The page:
Wednesday, July 18, 2012

The Thrift to Vintage Multiple


Last week on vacation I hit a lot of thrift shops. I have a friend who likes a bargain and I think going to thrift shops is kinda like going to museums; you see what was important to the culture.

Also, it’s cheap entertainment, you get to make fun of what other folks have been crazy enough to buy…a set of The King and I commemoratory plates, puhleeze!

One place we stopped had two…not one, but two…mounted boars’ heads for sale. They also had a nasty looking doorstop for…oops, that was the owner's nasty, little dog asleep on the floor.

Here’s what I discovered; there’s a multiple that applies to the same item depending on whether it’s sold at a thrift shop, a consignment shop or a retail establishment with vintage, retro or antique in its name.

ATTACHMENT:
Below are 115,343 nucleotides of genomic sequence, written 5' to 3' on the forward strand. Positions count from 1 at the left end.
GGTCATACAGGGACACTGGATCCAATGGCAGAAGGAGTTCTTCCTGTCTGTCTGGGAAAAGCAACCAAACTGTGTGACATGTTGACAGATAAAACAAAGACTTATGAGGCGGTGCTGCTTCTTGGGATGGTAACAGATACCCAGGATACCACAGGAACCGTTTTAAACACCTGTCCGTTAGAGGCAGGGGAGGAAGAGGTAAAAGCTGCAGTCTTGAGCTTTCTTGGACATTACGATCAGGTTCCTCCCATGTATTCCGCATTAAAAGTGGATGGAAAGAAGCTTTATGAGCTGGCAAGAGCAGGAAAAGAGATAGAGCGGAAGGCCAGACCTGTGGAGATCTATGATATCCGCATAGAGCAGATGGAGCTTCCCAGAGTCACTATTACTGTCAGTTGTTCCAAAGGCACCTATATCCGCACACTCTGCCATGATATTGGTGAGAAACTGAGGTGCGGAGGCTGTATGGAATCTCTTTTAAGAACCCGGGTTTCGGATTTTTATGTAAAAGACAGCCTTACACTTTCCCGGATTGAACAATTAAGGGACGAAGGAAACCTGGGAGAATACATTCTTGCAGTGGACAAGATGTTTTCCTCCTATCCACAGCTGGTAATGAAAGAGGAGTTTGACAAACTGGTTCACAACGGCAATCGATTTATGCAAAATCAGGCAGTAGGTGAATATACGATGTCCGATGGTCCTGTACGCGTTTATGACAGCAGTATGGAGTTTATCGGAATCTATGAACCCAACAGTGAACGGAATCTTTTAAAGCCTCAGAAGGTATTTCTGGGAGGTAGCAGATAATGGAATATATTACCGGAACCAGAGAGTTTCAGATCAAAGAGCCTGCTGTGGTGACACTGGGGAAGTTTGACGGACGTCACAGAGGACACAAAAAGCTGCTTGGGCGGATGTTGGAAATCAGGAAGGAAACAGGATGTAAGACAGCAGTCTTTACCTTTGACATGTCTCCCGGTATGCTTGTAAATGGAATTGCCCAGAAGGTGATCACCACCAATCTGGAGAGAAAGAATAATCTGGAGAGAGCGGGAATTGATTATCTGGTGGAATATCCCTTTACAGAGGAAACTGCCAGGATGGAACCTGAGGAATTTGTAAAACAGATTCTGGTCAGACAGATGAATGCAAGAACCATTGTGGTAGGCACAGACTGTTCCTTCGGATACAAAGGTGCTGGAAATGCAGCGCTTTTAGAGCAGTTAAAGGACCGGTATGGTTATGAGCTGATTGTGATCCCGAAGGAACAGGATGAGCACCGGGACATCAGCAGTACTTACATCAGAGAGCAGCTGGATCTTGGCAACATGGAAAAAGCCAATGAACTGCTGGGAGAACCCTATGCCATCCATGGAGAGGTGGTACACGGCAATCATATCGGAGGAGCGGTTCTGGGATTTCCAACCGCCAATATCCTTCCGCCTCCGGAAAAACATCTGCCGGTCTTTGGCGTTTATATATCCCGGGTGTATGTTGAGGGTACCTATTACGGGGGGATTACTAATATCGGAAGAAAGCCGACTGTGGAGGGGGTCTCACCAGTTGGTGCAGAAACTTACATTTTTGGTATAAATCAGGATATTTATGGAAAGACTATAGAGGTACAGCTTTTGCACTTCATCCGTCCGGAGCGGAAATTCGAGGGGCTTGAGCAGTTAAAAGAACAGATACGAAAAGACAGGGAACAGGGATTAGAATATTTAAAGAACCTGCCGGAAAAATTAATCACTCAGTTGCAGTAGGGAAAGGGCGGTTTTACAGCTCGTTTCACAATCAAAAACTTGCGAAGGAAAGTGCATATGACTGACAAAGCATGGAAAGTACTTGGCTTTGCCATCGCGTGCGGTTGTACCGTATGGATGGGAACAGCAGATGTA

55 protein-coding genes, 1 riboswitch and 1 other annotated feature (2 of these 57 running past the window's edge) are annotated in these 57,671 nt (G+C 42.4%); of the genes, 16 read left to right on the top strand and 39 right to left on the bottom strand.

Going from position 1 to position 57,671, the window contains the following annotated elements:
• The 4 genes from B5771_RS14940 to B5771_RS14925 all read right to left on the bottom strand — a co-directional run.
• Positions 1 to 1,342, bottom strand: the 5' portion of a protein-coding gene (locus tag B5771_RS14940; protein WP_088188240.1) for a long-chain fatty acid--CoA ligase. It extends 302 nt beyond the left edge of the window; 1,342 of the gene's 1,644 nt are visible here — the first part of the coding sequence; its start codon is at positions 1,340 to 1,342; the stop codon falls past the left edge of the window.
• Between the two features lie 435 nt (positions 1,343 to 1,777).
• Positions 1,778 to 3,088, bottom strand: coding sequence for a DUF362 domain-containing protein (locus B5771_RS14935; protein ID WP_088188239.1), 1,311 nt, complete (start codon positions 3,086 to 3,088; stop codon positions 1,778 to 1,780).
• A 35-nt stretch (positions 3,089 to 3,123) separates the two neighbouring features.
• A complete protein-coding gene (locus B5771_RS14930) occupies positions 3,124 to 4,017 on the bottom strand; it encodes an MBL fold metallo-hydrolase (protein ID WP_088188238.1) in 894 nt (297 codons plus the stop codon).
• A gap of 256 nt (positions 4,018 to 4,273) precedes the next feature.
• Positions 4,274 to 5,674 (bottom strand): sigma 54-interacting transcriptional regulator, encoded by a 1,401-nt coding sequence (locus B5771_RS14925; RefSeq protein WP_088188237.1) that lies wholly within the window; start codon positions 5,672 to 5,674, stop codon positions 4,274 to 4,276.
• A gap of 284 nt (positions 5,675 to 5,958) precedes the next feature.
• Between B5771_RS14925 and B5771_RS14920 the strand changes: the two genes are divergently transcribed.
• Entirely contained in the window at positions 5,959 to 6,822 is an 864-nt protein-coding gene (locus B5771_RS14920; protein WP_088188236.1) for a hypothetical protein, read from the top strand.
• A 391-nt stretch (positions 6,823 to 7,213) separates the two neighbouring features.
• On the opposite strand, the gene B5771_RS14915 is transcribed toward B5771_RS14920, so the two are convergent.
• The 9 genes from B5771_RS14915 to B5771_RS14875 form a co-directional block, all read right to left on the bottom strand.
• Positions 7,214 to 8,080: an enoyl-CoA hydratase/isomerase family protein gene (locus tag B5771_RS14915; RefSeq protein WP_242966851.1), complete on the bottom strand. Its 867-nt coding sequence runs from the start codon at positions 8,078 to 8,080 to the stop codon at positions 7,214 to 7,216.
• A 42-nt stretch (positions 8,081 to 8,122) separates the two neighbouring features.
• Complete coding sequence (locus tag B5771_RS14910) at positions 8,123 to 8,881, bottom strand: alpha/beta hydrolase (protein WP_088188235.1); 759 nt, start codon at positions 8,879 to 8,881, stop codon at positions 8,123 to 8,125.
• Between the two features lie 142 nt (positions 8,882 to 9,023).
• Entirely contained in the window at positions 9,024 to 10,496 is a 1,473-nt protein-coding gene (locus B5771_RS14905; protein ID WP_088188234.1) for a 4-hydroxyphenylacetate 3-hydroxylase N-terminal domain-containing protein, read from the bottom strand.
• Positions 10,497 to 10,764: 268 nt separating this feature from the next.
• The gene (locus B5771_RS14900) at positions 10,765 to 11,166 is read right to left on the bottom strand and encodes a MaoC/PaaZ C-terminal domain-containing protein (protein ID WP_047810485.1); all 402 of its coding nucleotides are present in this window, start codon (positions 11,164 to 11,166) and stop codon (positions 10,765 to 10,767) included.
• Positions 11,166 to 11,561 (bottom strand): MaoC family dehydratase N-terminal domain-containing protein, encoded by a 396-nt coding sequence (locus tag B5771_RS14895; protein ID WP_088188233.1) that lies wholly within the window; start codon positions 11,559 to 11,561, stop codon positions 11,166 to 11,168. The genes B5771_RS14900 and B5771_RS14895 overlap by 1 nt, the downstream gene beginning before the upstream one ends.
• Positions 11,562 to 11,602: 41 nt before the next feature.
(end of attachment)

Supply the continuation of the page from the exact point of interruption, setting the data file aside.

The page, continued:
If it’s sold in a thrift shop it may cost $5. If it’s in a consignment shop it costs $25 and if it’s in a Vintage-Retro-Antique Shop it’s $55. No kidding, we saw it. 

An antique shop was selling a box of broken glass for $20. The same Reader’s Digest Condensed Book I can buy for a dollar at Stephens Books in Raleigh was $10 at a vintage store.

Price is based on perception and as the cliché says, “perception is reality.”

So, is the bottled water you’re drinking really better than what comes out of the tap?

1 comment:

  1. Perception is reality. The role of packaging, advertising, promotion or marketing is allow for perception to take hold.....after all one man's junk is another man's treasure, or as they say in marketing land, there's a port for every ship!

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